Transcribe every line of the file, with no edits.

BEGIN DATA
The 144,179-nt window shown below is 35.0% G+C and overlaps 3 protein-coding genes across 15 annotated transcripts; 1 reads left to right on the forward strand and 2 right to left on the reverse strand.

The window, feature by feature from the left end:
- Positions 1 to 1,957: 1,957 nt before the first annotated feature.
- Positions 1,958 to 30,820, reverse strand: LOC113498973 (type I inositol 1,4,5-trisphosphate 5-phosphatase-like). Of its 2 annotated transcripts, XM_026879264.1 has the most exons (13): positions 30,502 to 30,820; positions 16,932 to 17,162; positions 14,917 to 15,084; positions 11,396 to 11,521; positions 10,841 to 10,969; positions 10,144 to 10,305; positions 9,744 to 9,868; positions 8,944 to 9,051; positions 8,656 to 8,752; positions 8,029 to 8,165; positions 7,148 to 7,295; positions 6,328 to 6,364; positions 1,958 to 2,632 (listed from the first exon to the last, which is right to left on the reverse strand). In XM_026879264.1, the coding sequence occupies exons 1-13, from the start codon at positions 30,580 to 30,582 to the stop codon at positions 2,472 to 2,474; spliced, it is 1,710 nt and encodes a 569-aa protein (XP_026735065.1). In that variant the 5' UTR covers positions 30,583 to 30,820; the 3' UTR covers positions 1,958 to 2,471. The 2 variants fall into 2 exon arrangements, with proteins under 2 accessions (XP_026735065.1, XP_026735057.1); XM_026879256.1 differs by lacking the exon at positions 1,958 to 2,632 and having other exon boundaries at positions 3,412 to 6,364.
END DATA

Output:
The 144,179-nt window shown below is 35.0% G+C and overlaps 3 protein-coding genes across 15 annotated transcripts; 1 reads left to right on the forward strand and 2 right to left on the reverse strand.

The window, feature by feature from the left end:
- Positions 1 to 1,957: 1,957 nt before the first annotated feature.
- Positions 1,958 to 30,820, reverse strand: LOC113498973 (type I inositol 1,4,5-trisphosphate 5-phosphatase-like). Of its 2 annotated transcripts, XM_026879264.1 has the most exons (13): positions 30,502 to 30,820; positions 16,932 to 17,162; positions 14,917 to 15,084; positions 11,396 to 11,521; positions 10,841 to 10,969; positions 10,144 to 10,305; positions 9,744 to 9,868; positions 8,944 to 9,051; positions 8,656 to 8,752; positions 8,029 to 8,165; positions 7,148 to 7,295; positions 6,328 to 6,364; positions 1,958 to 2,632 (listed from the first exon to the last, which is right to left on the reverse strand). In XM_026879264.1, the coding sequence occupies exons 1-13, from the start codon at positions 30,580 to 30,582 to the stop codon at positions 2,472 to 2,474; spliced, it is 1,710 nt and encodes a 569-aa protein (XP_026735065.1). In that variant the 5' UTR covers positions 30,583 to 30,820; the 3' UTR covers positions 1,958 to 2,471. The 2 variants fall into 2 exon arrangements, with proteins under 2 accessions (XP_026735065.1, XP_026735057.1); XM_026879256.1 differs by lacking the exon at positions 1,958 to 2,632 and having other exon boundaries at positions 3,412 to 6,364.